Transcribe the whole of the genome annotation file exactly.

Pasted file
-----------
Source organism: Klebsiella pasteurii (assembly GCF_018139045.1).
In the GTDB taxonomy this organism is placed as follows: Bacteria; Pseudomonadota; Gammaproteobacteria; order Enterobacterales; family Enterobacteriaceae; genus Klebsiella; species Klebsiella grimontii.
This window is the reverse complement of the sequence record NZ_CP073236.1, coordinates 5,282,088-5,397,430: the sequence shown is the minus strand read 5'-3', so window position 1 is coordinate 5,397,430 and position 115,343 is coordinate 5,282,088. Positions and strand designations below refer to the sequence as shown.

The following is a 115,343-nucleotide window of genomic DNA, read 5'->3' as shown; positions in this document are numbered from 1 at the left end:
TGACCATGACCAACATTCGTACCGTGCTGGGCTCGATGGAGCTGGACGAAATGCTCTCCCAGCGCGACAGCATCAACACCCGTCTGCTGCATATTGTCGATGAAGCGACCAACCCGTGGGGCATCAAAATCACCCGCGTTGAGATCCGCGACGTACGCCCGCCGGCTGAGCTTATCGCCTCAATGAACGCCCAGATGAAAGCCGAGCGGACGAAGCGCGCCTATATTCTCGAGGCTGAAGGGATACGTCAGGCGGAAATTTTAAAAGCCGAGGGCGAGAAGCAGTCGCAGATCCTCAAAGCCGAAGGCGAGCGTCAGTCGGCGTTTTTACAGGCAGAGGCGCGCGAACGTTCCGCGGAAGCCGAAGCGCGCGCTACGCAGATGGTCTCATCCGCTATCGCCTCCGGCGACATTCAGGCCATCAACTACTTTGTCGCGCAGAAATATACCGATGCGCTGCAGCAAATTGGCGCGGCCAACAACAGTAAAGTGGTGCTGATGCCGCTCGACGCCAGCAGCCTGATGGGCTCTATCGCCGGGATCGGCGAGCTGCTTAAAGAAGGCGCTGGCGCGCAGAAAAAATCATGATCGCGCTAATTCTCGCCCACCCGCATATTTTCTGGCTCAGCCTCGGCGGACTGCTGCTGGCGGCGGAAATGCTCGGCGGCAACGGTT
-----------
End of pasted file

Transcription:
Source organism: Klebsiella pasteurii (assembly GCF_018139045.1).
In the GTDB taxonomy this organism is placed as follows: Bacteria; Pseudomonadota; Gammaproteobacteria; order Enterobacterales; family Enterobacteriaceae; genus Klebsiella; species Klebsiella grimontii.
This window is the reverse complement of the sequence record NZ_CP073236.1, coordinates 5,282,088-5,397,430: the sequence shown is the minus strand read 5'-3', so window position 1 is coordinate 5,397,430 and position 115,343 is coordinate 5,282,088. Positions and strand designations below refer to the sequence as shown.

The following is a 115,343-nucleotide window of genomic DNA, read 5'->3' as shown; positions in this document are numbered from 1 at the left end:
TGACCATGACCAACATTCGTACCGTGCTGGGCTCGATGGAGCTGGACGAAATGCTCTCCCAGCGCGACAGCATCAACACCCGTCTGCTGCATATTGTCGATGAAGCGACCAACCCGTGGGGCATCAAAATCACCCGCGTTGAGATCCGCGACGTACGCCCGCCGGCTGAGCTTATCGCCTCAATGAACGCCCAGATGAAAGCCGAGCGGACGAAGCGCGCCTATATTCTCGAGGCTGAAGGGATACGTCAGGCGGAAATTTTAAAAGCCGAGGGCGAGAAGCAGTCGCAGATCCTCAAAGCCGAAGGCGAGCGTCAGTCGGCGTTTTTACAGGCAGAGGCGCGCGAACGTTCCGCGGAAGCCGAAGCGCGCGCTACGCAGATGGTCTCATCCGCTATCGCCTCCGGCGACATTCAGGCCATCAACTACTTTGTCGCGCAGAAATATACCGATGCGCTGCAGCAAATTGGCGCGGCCAACAACAGTAAAGTGGTGCTGATGCCGCTCGACGCCAGCAGCCTGATGGGCTCTATCGCCGGGATCGGCGAGCTGCTTAAAGAAGGCGCTGGCGCGCAGAAAAAATCATGATCGCGCTAATTCTCGCCCACCCGCATATTTTCTGGCTCAGCCTCGGCGGACTGCTGCTGGCGGCGGAAATGCTCGGCGGCAACGGTT